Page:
‘The Eyes Of Orson Welles’: A Drawing Speaks A Thousand Words.

Film Critic Mark Cousins explores newly found drawings by Orson Welles made throughout his life, and uses them to tell the story of the man’s life and movies. It’s a very personal take on Welles that re-evaluates his films as expressions of his philosophies and fears. Throughout the film Cousins narrates in the context of a letter to the great man read aloud.As the title implies, a great deal of importance is given to the eyes of the man. His lens is presented as an extension of his gaze, and Cousins explores the man’s drawings to find insight into how Orson Welles beheld the world, and speculates as to what he would think of the world today.

The drawings come from throughout Welles life. There are production designs, landscapes, Christmas cards, letters, and even just notes to loved ones. It was clearly a compulsion to Welles, the legacy of which is a visual encyclopedia of his inner self. The drawings are sometimes drawn before our eyes by an invisible pen, accompanied by the scratching sound of pen on paper. It’s clear that the creative process of drawing is as much a focus of this film as the actual work he produced. This is a film about creation; how it’s done and why.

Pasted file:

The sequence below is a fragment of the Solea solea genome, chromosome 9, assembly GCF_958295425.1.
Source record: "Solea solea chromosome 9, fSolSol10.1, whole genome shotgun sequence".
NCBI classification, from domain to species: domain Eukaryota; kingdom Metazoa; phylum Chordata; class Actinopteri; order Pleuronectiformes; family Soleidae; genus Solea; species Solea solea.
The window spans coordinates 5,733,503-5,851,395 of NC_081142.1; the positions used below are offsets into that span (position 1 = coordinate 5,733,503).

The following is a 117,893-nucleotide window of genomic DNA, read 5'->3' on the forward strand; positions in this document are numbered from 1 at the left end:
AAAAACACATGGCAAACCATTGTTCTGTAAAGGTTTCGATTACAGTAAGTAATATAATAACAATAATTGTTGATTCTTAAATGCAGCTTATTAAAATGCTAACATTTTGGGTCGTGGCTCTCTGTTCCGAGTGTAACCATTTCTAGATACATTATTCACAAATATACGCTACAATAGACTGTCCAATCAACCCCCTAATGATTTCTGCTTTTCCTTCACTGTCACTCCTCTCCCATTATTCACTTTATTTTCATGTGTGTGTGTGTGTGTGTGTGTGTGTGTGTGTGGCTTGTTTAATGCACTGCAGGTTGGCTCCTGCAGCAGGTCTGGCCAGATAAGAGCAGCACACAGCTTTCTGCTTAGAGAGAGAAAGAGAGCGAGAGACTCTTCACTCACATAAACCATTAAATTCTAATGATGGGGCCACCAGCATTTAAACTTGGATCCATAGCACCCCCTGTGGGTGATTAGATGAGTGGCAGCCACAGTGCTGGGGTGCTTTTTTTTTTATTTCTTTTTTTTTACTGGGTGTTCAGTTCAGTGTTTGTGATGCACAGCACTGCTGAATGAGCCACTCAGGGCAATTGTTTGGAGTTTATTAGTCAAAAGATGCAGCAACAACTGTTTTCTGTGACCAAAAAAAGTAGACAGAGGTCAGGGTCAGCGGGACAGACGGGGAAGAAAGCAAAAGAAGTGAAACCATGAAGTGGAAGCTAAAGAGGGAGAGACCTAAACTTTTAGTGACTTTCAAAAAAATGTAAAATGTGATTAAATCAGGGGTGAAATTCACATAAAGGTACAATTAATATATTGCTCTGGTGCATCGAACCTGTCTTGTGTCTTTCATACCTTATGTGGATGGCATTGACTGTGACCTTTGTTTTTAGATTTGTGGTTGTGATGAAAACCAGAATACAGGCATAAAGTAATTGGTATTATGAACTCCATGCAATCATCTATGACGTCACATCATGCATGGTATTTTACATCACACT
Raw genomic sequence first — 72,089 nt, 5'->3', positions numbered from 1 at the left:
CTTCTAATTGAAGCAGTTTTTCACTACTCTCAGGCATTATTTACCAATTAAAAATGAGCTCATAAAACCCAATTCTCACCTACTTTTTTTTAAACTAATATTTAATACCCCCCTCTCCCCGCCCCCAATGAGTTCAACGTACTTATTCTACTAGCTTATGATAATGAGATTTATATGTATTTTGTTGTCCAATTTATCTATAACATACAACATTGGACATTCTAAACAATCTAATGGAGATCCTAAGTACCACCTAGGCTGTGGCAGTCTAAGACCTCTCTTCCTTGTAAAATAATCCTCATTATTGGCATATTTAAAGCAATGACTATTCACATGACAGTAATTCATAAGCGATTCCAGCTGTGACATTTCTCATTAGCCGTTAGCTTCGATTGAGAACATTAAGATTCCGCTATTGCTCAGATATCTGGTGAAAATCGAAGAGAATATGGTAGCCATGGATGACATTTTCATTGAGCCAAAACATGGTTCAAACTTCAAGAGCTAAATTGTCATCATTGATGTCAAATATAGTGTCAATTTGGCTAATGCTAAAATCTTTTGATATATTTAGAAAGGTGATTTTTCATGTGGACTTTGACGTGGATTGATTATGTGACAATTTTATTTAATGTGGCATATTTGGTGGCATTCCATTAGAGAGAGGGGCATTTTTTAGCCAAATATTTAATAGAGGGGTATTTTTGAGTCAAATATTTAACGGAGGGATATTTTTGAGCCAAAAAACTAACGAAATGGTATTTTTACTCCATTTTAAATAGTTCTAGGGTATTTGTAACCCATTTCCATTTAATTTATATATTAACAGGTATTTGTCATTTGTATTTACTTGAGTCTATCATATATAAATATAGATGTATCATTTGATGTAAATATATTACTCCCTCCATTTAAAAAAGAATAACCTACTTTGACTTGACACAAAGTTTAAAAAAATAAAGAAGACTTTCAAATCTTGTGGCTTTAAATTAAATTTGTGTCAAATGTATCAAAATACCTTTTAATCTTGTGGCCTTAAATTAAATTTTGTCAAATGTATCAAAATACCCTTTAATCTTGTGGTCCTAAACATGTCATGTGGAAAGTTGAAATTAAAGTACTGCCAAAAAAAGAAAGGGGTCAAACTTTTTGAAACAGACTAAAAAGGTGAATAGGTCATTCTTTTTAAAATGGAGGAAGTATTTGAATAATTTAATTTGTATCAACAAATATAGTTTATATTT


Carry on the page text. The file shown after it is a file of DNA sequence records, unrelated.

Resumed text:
Cousins makes innovative use of the documentary format. He breaks down the cinematography and editing of the man’s films with great insight. He delves into his philosophy, politics, loves and character. It’s an affectionate portrait but one that does explore the darker sides to his character, always with understanding. Welles is revealed to be a great humanist, and one obsessed with human nature. Fascinating archive footage of the man demonstrates his charisma and sincerity in his beliefs.

The Eyes of Orson Welles is not only essential viewing for fans of Orson Welles, but for all cineastes. It stands alone as a biopic of a great and troubled man who felt an irrepressible need to express himself. Like those of Orson Welles, Cousin’s film exposes himself as well as his subject, and what is most apparent is what these films mean for Cousins. His fondness for the man and his material make this a beautiful film.

Five Stars

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